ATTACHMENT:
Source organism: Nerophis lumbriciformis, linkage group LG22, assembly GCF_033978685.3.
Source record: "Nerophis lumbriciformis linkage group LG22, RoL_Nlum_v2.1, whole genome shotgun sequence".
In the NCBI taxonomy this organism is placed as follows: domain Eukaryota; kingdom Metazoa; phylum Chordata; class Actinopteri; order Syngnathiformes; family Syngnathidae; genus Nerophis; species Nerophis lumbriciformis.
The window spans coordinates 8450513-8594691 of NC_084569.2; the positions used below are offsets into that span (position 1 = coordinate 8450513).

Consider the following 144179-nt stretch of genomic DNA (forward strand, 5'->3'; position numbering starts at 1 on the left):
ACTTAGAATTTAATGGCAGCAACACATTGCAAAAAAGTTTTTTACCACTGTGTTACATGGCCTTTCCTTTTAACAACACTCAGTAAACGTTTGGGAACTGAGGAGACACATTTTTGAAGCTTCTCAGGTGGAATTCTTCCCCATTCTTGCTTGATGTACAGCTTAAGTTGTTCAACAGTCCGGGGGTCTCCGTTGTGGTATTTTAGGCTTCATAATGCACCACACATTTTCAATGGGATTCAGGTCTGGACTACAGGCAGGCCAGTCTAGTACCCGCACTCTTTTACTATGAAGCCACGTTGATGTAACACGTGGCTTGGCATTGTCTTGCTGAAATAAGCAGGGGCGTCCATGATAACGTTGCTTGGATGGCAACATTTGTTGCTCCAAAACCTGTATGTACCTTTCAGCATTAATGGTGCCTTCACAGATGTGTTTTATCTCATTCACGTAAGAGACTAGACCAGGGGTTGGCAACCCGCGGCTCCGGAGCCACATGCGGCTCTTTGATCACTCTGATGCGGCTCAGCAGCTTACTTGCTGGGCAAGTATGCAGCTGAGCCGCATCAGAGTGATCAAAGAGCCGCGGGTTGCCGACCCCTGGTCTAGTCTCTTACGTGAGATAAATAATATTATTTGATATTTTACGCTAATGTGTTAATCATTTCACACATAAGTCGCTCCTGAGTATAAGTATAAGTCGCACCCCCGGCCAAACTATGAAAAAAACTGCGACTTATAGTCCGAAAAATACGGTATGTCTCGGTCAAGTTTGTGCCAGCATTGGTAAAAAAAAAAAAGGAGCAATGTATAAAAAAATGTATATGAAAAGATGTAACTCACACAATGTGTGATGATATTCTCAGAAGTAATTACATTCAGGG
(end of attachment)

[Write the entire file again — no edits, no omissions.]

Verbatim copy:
Source organism: Nerophis lumbriciformis, linkage group LG22, assembly GCF_033978685.3.
Source record: "Nerophis lumbriciformis linkage group LG22, RoL_Nlum_v2.1, whole genome shotgun sequence".
In the NCBI taxonomy this organism is placed as follows: domain Eukaryota; kingdom Metazoa; phylum Chordata; class Actinopteri; order Syngnathiformes; family Syngnathidae; genus Nerophis; species Nerophis lumbriciformis.
The window spans coordinates 8450513-8594691 of NC_084569.2; the positions used below are offsets into that span (position 1 = coordinate 8450513).

Consider the following 144179-nt stretch of genomic DNA (forward strand, 5'->3'; position numbering starts at 1 on the left):
ACTTAGAATTTAATGGCAGCAACACATTGCAAAAAAGTTTTTTACCACTGTGTTACATGGCCTTTCCTTTTAACAACACTCAGTAAACGTTTGGGAACTGAGGAGACACATTTTTGAAGCTTCTCAGGTGGAATTCTTCCCCATTCTTGCTTGATGTACAGCTTAAGTTGTTCAACAGTCCGGGGGTCTCCGTTGTGGTATTTTAGGCTTCATAATGCACCACACATTTTCAATGGGATTCAGGTCTGGACTACAGGCAGGCCAGTCTAGTACCCGCACTCTTTTACTATGAAGCCACGTTGATGTAACACGTGGCTTGGCATTGTCTTGCTGAAATAAGCAGGGGCGTCCATGATAACGTTGCTTGGATGGCAACATTTGTTGCTCCAAAACCTGTATGTACCTTTCAGCATTAATGGTGCCTTCACAGATGTGTTTTATCTCATTCACGTAAGAGACTAGACCAGGGGTTGGCAACCCGCGGCTCCGGAGCCACATGCGGCTCTTTGATCACTCTGATGCGGCTCAGCAGCTTACTTGCTGGGCAAGTATGCAGCTGAGCCGCATCAGAGTGATCAAAGAGCCGCGGGTTGCCGACCCCTGGTCTAGTCTCTTACGTGAGATAAATAATATTATTTGATATTTTACGCTAATGTGTTAATCATTTCACACATAAGTCGCTCCTGAGTATAAGTATAAGTCGCACCCCCGGCCAAACTATGAAAAAAACTGCGACTTATAGTCCGAAAAATACGGTATGTCTCGGTCAAGTTTGTGCCAGCATTGGTAAAAAAAAAAAAGGAGCAATGTATAAAAAAATGTATATGAAAAGATGTAACTCACACAATGTGTGATGATATTCTCAGAAGTAATTACATTCAGGG